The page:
This post hasn’t, I confess, much to do with film; though you can imagine an elderly remake of The Big Chill (1983), Lawrence Kasdan’s warm and witty film about a group of friends who reunite after a funeral, if you will. I simply wanted to do my small bit in remembrance of a giant of letters, the unapologetically Marxist historian Eric Hobsbawm, who died in October aged 95 and whose memorial service was held yesterday in London University’s Senate House (used as a location in Batman Begins and The Dark Knight Rises, if you want another film reference).
His family and mine stayed, for a few halcyon summers in my youth, in adjoining houses in Snowdonia. I studied History at A-Level and at Oxford, so I had read a couple of Eric’s many works, but I was more over-awed by the fact that Mick Jagger had once sat around the campfire here; besides, my father was also a distinguished historian.
Eric was a sweet man, ravenously intellectually curious, who also loved the countryside and had a peculiar habit, affectionately mocked by the younger generation I am ashamed to say, of expressing his greeting twice – “Hello, hi!” – as though the first utterance was not emphasis enough for the splendour of the day. I have kept in touch with his son and daughter and niece ever since.
The memorial service was a parade of the great and the good. The President of Italy, Giorgio Napolitano, sent a video tribute praising his “great courage, consistency and sense of resolve”. The author and journalist Claire Tomalin recalls asking Eric how living in a comfortable house in Hampstead squared with his socialist ideals. The wry response: “If you’ve living in a ship that’s going down, you might as well travel first class.” His views on the rottenness of the capitalist system certainly seem more prescient and urgent than ever.
Professor Donald Sassoon, on a panel with the journalist and writer Neil Ascherson, recalled Eric making some sweeping generalisation about some supposedly universal truth which Sassoon was about to dismiss as hot air, until Eric capped it with the devastating codicil, “Except of course in Tasmania.” The clear implication was that the state of affairs had indeed been considered in every country of the world, and found wanting only in one. The device is to be recommended to anyone wishing to add weight to an argument.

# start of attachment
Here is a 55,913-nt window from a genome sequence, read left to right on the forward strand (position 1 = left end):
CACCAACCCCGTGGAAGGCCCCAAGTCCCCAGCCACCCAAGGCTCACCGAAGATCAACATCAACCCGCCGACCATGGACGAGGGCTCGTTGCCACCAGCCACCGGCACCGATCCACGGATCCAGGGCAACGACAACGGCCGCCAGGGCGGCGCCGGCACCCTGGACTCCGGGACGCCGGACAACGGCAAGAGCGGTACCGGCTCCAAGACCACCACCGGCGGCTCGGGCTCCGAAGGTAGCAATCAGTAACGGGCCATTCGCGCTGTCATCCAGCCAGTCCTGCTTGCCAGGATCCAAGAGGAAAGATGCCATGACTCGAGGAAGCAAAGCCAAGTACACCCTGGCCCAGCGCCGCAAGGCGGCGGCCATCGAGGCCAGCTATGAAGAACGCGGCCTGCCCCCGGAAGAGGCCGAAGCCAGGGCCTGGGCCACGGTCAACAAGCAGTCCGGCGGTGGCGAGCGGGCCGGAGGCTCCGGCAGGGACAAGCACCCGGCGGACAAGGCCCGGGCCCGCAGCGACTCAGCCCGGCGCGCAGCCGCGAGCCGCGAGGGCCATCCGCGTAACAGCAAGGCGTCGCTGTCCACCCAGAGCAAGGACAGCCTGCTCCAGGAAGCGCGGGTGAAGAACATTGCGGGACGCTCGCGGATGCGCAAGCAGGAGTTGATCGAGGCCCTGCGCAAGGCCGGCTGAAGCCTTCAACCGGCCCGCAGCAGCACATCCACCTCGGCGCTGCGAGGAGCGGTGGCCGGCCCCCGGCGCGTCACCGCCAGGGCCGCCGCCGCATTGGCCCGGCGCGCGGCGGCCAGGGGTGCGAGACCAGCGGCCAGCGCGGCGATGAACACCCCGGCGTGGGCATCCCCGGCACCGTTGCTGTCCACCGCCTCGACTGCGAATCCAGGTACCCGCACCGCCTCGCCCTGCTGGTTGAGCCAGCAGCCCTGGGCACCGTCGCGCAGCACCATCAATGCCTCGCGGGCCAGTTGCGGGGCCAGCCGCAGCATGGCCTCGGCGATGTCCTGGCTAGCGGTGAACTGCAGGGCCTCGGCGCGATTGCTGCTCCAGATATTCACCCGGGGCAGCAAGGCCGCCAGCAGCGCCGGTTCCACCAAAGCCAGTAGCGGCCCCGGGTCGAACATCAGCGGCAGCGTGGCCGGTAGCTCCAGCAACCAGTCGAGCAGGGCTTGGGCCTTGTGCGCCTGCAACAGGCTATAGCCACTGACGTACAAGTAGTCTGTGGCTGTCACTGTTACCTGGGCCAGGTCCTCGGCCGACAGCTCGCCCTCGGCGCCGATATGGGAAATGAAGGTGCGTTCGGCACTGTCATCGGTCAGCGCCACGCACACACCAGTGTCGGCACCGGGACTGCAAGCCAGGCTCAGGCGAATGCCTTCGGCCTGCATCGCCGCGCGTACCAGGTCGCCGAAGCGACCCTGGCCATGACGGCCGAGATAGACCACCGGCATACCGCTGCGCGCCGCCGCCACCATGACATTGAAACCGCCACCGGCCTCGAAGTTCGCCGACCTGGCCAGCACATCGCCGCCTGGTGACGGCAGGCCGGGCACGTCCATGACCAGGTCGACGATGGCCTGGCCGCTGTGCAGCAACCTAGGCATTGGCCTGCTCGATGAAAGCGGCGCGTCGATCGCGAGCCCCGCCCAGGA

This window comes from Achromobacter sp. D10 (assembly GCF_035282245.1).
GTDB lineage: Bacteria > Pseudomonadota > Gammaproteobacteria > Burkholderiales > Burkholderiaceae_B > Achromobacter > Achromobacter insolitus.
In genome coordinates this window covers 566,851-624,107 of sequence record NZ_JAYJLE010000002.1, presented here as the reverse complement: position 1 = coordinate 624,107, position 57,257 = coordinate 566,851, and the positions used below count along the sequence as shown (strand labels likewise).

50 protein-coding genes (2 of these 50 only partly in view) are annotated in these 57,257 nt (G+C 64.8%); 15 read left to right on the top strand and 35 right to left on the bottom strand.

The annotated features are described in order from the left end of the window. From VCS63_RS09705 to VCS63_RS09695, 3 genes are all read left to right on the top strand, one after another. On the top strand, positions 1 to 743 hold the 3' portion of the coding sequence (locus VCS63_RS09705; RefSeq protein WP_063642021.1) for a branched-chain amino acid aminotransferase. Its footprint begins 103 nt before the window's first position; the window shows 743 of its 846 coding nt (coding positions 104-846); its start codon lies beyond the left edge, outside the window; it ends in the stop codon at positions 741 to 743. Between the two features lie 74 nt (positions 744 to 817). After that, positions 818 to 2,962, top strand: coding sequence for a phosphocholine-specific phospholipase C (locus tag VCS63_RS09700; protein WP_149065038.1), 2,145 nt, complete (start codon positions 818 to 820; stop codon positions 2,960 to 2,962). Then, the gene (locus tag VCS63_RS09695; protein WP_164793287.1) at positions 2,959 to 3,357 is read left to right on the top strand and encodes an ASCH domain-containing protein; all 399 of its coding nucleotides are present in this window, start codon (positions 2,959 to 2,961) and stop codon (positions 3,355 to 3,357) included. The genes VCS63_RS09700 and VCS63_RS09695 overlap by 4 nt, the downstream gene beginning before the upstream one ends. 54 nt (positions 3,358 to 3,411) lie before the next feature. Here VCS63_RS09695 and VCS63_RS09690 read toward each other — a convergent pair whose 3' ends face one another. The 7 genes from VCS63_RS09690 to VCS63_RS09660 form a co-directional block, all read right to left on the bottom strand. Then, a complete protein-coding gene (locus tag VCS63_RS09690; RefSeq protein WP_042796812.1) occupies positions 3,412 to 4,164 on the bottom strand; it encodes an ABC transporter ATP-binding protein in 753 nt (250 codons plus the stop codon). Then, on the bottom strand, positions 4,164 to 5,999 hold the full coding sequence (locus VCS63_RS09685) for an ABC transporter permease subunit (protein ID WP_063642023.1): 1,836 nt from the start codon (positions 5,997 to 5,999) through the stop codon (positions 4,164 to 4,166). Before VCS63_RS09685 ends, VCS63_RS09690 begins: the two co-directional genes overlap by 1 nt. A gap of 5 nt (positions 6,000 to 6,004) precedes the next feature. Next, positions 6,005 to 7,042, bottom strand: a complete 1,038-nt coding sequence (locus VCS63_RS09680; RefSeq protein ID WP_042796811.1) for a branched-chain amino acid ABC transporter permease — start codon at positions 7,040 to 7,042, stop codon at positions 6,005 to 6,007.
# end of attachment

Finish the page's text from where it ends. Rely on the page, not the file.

The BBC’s favourite historian Simon Schama was a verbal Catherine Wheel; almost to a fault. He recalled his first encounter, “bug-eyed with illumination”, with one of Eric’s works as a student; and how, when he years later got to discuss matters historical with the great man in the BBC canteen, he found himself outclassed by the breadth and specificity of his learning; he likened Eric to “a truffle-hunter digging delicious pungent nuggets of analytical [something] from the undergrowth”, and suggested “his mind was in itself an enacted dialectic”.
But just when you started to feel the speech was more about Schama’s own gift for words than Eric’s, he began to break down. The final lines were almost lost for tears. Eric was “someone who could not get enough of the exhilarating peculiarity of the human condition”, he managed to say, counselling his fellow professors at the memorial event, which had been organised by Birkbeck College along with Eric’s family, to “tell your students to read Hobsbawm if you want to know what history can do – what a great historian is.”
Eric’s widow Marlene and daughter Julia also gave touching tributes, though you might be even better served by reading Julia’s wonderful encomium in the Financial Times, here. Overall the strong sense was not merely that Eric’s work had touched a chord with the distinguished company here assembled, as well as generations of students all round the world, but that Eric the man had, as well.
It is never easy to lose a father, but easier when you know that they have lived well and long, and that the ripples from their life will continue to spread long after the stone has sunk to the bottom.
My own father (right), the Ancient Historian Professor Colin M Wells, received a page obituary in The Times, which I dearly wish that, impossibly, he could have lived to see, and a library in his name at Wolfson College. I also exorcised the extraordinary pain (to us, I’m not sure he was aware of it) of his final five days in a coma by writing a radio play inspired by the subject – which was cathartic though I have not submitted it anywhere and perhaps never will. Three years on, the sucking, surprisingly brutal grief has dissipated, and my father’s visits to me in the dreamworld are less frequent and more genial.
I heartily wish Andy and Julia the same.